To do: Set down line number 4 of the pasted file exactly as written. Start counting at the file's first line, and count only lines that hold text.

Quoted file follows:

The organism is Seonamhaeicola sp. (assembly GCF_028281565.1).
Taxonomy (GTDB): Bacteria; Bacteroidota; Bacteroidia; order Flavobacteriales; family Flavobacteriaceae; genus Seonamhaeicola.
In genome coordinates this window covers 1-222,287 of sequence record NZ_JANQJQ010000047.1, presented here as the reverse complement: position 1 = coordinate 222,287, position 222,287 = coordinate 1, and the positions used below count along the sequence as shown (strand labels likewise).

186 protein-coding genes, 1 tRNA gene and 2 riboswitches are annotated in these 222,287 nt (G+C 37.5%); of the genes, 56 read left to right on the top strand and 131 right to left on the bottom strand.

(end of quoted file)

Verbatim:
186 protein-coding genes, 1 tRNA gene and 2 riboswitches are annotated in these 222,287 nt (G+C 37.5%); of the genes, 56 read left to right on the top strand and 131 right to left on the bottom strand.